Quick start guide: Box vs. baseline vertical grids

Vertical grids are very useful in visual design. In short, you divide your canvas into rows just like you might divide it into columns for a horizontal grid. Aligning your content to this vertical grid means the end result will have better vertical rhythm and look more deliberate and ordered.

When you read about vertical grids on the internet, such as the very popular 8pt grid, you often see suggestions that you align the baseline of your text to the grid lines.

I don’t find it easy to think about vertical grids this way, especially not on the web. By default CSS does not base its spacing and alignment on the baseline of text.

Instead I think in terms of boxes. Here’s the way I approach vertical grids:

  1. Choose a base text size. In these examples it’s 20px.
  2. Choose a line-height. In these examples it’s 150%, or 30px.
  3. Set your vertical grid to the line-height of your text. So my vertical grid lines are 30px apart.
  4. Treat each line of text as a block and use that block to fill the space between the grid lines.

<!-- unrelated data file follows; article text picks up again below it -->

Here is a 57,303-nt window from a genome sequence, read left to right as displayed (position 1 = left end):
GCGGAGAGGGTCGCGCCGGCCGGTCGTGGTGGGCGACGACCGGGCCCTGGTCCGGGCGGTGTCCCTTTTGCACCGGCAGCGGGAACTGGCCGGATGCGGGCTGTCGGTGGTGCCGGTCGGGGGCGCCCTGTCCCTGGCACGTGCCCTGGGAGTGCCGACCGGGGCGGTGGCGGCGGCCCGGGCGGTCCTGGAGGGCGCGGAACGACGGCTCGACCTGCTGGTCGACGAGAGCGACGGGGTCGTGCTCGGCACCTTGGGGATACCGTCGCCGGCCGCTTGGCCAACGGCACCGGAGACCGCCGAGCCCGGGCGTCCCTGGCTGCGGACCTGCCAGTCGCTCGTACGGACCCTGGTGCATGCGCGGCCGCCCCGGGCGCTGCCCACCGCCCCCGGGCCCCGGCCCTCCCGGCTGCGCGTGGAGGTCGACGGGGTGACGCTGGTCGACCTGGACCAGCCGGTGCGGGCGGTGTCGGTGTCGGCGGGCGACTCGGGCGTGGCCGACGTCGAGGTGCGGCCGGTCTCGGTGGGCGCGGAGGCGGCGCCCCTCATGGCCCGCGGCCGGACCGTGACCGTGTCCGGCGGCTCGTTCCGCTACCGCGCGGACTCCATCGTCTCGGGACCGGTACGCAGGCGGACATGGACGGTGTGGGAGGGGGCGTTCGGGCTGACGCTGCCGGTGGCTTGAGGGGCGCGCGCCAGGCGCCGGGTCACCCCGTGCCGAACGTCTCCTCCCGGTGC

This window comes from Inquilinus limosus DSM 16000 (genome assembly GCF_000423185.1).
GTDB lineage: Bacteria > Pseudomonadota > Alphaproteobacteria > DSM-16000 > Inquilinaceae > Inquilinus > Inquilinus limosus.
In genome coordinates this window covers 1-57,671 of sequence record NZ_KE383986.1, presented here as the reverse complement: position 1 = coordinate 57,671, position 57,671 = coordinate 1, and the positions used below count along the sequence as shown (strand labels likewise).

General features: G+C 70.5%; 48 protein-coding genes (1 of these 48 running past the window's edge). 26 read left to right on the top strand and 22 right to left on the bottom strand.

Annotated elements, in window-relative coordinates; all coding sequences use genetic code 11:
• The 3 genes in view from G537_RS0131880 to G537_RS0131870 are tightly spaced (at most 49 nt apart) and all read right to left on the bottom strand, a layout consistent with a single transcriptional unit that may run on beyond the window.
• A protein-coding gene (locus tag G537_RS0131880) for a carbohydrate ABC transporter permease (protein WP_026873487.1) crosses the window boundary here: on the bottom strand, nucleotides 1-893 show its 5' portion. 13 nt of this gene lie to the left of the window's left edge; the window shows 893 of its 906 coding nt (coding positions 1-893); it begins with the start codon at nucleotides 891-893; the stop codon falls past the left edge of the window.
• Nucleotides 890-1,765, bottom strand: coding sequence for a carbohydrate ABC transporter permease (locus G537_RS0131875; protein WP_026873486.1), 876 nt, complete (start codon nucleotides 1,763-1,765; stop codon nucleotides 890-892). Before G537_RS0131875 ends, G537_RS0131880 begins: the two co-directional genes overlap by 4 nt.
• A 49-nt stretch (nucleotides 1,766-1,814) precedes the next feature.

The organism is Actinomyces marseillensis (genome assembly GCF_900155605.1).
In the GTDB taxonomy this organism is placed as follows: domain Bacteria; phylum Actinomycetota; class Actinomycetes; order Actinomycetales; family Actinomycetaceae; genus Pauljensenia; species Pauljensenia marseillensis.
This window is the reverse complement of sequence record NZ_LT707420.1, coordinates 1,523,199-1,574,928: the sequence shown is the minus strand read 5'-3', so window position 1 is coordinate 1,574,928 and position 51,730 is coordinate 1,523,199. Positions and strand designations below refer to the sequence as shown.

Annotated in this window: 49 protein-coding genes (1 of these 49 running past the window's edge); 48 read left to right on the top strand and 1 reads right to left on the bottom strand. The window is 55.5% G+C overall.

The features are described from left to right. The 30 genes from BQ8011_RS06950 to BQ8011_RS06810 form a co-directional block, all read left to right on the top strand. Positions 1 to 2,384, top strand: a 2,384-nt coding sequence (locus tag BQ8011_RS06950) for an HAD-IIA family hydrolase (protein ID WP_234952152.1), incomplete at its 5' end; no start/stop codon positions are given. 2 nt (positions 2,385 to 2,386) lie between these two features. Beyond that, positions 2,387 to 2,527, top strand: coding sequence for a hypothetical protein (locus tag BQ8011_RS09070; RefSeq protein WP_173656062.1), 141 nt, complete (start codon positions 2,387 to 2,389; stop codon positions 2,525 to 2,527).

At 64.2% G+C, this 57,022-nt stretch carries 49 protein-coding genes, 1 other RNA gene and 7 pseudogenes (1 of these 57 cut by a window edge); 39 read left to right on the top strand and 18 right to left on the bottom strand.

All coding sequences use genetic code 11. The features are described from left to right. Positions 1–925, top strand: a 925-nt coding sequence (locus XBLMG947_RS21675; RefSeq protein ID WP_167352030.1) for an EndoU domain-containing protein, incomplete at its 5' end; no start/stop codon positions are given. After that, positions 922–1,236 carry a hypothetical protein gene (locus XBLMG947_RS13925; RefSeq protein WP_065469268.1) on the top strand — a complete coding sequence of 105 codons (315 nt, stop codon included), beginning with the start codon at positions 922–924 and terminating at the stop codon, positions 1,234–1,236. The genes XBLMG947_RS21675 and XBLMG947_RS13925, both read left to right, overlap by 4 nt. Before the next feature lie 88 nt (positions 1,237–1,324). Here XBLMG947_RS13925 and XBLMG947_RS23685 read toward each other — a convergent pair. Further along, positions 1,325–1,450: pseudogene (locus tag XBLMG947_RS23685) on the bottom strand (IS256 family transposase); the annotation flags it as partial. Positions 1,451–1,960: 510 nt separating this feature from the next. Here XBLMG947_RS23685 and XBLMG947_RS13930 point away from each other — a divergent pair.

It might be even easier to visualise if I show blocks instead of vertical grid lines.

One advantage of this approach is that it makes alignment easier. Let’s look at an example. Here’s some text and an image:

The baseline of this text is aligned to the grid. The grey image to its right is also aligned to the grid, but it’s not aligned well to the block of text. It’s too high. If I use the next grid line down, it’ll be too low. If I want to align the image with the block of text I’ll need to ignore the grid lines.

What a waste of perfectly good grid lines.

If I treat the text as a block and fill the grid with it instead, I get this:

Now the text and image are aligned nicely and can share the same grid lines.

This approach also helps developers because this is how HTML and CSS handle text: as a block. Your designs will translate more easily into code.

Note that if you have text of different sizes that sits side by side, it looks better if the baselines align. This approach might not be best in that case.